A real treat for die hard fans is “Bootleg Video,” which features the unedited footage for the faux softcore porn film, “Samurai Dreams,” that Max buys at the beginning of the movie. There is also seven minutes of footage shot for the Videodrome transmissions. Optional commentary by Cronenberg, Irwin and Lennick is available for these segments. The director revisits his hatred of censorship and recounts several battles he had over Videodrome.
“Fear on Film” is a 26-minute round table discussion with ‘80s horror film auteurs, John Landis (American Werewolf in London), John Carpenter (The Thing) and Cronenberg. At the time of this interview, they were all making movies for Universal and talk about their films while touching upon topics like violence in movies, censorship and the cathartic nature of horror films. This is a wonderful extra for anyone who grew up watching horror films in the ‘80s.
There is a “Marketing” section that features vintage trailers, a Making Of featurette, stills and posters used to promote the movie.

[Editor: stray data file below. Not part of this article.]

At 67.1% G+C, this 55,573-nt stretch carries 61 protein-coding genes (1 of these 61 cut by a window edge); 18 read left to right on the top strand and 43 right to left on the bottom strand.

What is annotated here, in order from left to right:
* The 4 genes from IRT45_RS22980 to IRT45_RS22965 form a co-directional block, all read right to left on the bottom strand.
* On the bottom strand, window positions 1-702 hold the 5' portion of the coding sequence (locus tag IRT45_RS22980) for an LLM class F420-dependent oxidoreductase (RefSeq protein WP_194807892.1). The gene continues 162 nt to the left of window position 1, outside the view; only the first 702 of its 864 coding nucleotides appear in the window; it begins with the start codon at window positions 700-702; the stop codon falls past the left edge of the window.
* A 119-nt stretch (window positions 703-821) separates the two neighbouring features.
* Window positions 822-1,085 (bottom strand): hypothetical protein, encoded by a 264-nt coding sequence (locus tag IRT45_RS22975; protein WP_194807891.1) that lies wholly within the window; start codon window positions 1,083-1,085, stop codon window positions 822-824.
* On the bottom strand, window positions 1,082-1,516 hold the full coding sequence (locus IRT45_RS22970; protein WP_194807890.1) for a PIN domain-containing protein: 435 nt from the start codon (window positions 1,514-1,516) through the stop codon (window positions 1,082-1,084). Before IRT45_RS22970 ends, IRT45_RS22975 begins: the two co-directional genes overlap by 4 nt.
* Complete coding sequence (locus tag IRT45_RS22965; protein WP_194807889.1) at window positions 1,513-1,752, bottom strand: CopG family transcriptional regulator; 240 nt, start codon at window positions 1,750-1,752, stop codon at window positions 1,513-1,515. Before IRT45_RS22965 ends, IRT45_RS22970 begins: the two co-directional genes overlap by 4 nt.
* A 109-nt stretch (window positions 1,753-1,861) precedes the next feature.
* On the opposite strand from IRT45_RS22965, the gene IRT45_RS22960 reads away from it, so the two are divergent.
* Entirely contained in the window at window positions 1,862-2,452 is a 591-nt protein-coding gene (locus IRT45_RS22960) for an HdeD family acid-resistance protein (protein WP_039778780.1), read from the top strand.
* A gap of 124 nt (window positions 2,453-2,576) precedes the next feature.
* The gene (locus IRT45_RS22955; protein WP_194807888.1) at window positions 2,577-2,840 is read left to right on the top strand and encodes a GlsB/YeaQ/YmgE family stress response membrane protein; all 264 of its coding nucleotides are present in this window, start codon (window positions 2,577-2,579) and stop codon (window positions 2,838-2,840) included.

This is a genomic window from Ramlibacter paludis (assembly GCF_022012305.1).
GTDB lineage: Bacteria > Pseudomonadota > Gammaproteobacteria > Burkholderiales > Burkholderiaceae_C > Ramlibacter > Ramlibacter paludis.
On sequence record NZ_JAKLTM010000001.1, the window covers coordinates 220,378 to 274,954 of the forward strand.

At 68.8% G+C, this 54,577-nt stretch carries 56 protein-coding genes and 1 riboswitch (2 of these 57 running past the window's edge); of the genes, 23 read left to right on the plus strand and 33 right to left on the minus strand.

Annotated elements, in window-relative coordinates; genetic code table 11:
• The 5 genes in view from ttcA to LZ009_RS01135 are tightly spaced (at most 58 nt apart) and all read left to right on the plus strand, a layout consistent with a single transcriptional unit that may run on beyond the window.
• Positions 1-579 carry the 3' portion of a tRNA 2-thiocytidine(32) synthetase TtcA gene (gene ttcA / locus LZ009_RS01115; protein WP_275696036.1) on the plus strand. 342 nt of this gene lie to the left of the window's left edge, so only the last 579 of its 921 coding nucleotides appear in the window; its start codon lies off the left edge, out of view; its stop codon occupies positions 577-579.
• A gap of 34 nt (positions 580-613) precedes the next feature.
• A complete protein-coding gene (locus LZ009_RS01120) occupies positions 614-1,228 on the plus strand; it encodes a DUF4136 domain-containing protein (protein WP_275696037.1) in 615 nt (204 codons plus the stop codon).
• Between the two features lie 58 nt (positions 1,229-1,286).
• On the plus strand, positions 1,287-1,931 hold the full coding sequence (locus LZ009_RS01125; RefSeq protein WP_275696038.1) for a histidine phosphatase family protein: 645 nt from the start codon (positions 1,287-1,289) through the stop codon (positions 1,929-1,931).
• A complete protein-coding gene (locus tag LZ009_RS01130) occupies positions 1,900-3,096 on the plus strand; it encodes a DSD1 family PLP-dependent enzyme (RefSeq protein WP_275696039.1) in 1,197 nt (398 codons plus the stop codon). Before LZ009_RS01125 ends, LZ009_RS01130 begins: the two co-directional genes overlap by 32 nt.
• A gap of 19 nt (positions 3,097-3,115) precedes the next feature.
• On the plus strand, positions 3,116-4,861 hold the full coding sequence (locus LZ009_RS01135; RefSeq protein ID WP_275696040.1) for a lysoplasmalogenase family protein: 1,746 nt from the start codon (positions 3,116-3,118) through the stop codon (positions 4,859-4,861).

And finally, there is an extensive stills gallery with effects photos and production stills taken by Tim and Donna Lucas who were writing an article on the movie for Cinefantastique at the time.
Videodrome arguably best represents Cronenberg’s on-going obsession with the merging of man and technology, flesh and electricity. In this respect, it was very influential as evident with the same kind of ominous presence and effects of electricity as in David Lynch’s Twin Peaks: Fire Walk With Me (1992).